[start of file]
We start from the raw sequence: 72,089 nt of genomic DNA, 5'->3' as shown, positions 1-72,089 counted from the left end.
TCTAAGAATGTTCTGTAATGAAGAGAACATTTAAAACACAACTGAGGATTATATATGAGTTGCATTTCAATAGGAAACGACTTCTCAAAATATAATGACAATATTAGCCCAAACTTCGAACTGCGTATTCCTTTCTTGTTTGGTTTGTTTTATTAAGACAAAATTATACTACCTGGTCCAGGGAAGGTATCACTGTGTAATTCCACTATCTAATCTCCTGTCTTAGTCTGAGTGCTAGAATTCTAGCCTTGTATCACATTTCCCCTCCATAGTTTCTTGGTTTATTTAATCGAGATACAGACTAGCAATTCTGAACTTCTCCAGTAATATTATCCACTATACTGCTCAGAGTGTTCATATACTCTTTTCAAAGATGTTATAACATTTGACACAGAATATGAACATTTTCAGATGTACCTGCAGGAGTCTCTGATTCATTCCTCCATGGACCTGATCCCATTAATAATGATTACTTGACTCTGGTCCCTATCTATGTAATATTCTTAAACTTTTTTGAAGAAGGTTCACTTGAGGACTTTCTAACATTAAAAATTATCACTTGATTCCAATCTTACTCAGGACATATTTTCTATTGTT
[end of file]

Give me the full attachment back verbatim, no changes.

We start from the raw sequence: 72,089 nt of genomic DNA, 5'->3' as shown, positions 1-72,089 counted from the left end.
TCTAAGAATGTTCTGTAATGAAGAGAACATTTAAAACACAACTGAGGATTATATATGAGTTGCATTTCAATAGGAAACGACTTCTCAAAATATAATGACAATATTAGCCCAAACTTCGAACTGCGTATTCCTTTCTTGTTTGGTTTGTTTTATTAAGACAAAATTATACTACCTGGTCCAGGGAAGGTATCACTGTGTAATTCCACTATCTAATCTCCTGTCTTAGTCTGAGTGCTAGAATTCTAGCCTTGTATCACATTTCCCCTCCATAGTTTCTTGGTTTATTTAATCGAGATACAGACTAGCAATTCTGAACTTCTCCAGTAATATTATCCACTATACTGCTCAGAGTGTTCATATACTCTTTTCAAAGATGTTATAACATTTGACACAGAATATGAACATTTTCAGATGTACCTGCAGGAGTCTCTGATTCATTCCTCCATGGACCTGATCCCATTAATAATGATTACTTGACTCTGGTCCCTATCTATGTAATATTCTTAAACTTTTTTGAAGAAGGTTCACTTGAGGACTTTCTAACATTAAAAATTATCACTTGATTCCAATCTTACTCAGGACATATTTTCTATTGTT